Article 4 – Prohibition of slavery and forced labour
1. No one shall be held in slavery or servitude.
2. No one shall be required to perform forced or compulsory labour.
3. For the purpose of this article the term “forced or compulsory labour” shall not include:
a. any work required to be done in the ordinary course of detention imposed according to the provisions of Article 5 of this Convention or during conditional release from such detention;
b. any service of a military character or, in case of conscientious objectors in countries where they are recognised, service exacted instead of compulsory military service;
c. any service exacted in case of an emergency or calamity threatening the life or well-being of the community;
d. any work or service which forms part of normal civic obligations.
Take note of the last part, “any work of service which forms part of normal civic obligations.” Ordinarily this has referred to the likes of Jury Duty etc. something every UK citizen able to do so, is eligible for. It is likely this is the loophole term the government will rely on should any cases be brought to court regarding forced labour for welfare.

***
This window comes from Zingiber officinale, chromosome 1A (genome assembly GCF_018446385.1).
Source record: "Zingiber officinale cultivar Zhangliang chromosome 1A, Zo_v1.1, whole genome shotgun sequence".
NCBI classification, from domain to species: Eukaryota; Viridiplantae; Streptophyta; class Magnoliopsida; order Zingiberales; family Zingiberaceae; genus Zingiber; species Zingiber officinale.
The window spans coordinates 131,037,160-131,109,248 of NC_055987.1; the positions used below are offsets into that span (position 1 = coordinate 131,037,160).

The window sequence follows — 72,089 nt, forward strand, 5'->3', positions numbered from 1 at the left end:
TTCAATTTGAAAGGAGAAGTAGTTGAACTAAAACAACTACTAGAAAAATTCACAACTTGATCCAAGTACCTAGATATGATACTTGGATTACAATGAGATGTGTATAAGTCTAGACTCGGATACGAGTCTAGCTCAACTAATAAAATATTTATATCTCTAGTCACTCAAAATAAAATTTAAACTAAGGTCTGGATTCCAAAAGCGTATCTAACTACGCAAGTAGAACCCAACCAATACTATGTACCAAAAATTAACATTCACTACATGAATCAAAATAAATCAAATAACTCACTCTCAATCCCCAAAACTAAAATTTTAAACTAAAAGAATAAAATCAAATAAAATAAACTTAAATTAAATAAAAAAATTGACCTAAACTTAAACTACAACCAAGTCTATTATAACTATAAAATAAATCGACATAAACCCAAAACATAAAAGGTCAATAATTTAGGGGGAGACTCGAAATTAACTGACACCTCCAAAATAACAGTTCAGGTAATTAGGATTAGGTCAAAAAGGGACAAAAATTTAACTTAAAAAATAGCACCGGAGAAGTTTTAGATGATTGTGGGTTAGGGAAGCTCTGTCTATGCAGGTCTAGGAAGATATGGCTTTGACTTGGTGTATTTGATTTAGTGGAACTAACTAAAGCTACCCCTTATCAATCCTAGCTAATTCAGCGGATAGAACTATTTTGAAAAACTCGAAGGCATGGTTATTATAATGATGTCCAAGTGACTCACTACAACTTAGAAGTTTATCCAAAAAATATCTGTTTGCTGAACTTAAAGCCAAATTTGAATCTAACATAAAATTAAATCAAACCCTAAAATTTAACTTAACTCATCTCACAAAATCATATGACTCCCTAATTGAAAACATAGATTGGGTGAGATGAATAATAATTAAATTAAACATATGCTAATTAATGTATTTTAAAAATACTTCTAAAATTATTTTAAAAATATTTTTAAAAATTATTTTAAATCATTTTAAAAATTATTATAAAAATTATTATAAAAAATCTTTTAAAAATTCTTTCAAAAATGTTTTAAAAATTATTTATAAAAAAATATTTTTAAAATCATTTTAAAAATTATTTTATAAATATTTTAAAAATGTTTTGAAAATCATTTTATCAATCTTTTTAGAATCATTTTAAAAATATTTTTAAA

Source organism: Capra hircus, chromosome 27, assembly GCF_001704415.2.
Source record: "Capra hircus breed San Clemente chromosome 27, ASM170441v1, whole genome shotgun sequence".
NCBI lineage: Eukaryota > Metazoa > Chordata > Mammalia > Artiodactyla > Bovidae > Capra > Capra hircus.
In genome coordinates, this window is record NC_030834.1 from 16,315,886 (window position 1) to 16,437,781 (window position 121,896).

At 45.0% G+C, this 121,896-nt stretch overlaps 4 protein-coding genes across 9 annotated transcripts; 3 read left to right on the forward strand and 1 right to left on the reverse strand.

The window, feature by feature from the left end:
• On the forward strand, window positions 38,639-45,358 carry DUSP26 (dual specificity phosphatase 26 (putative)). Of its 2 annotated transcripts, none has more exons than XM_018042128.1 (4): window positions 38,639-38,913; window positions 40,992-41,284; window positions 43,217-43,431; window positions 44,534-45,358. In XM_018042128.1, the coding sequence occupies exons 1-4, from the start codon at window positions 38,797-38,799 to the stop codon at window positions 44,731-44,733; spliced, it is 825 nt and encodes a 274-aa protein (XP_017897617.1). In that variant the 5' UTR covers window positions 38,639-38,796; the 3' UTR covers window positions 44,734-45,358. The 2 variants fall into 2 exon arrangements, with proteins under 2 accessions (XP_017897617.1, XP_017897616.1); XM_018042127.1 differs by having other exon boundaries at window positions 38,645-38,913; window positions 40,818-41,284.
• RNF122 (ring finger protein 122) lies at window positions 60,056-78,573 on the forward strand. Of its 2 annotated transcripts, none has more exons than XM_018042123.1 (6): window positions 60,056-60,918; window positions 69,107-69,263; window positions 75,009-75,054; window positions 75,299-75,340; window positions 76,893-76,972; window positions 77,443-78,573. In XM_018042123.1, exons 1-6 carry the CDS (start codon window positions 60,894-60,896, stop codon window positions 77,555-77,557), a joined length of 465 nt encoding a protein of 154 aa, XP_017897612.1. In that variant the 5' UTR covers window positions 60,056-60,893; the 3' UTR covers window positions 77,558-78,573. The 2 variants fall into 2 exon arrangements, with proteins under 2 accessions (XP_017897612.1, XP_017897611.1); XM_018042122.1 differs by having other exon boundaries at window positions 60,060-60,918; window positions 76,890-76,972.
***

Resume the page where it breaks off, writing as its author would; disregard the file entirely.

It appears at first glance that forced labour, such as a workfare style scheme, where remuneration does not reflect the work done, could come under Article 4 on Slavery but of course it won’t be so simple. There are always loopholes and “civic duty” clauses that the government can rely on.
That said, does it stop being forced labour or slavery just because the government have managed to bypass legislation with a loophole?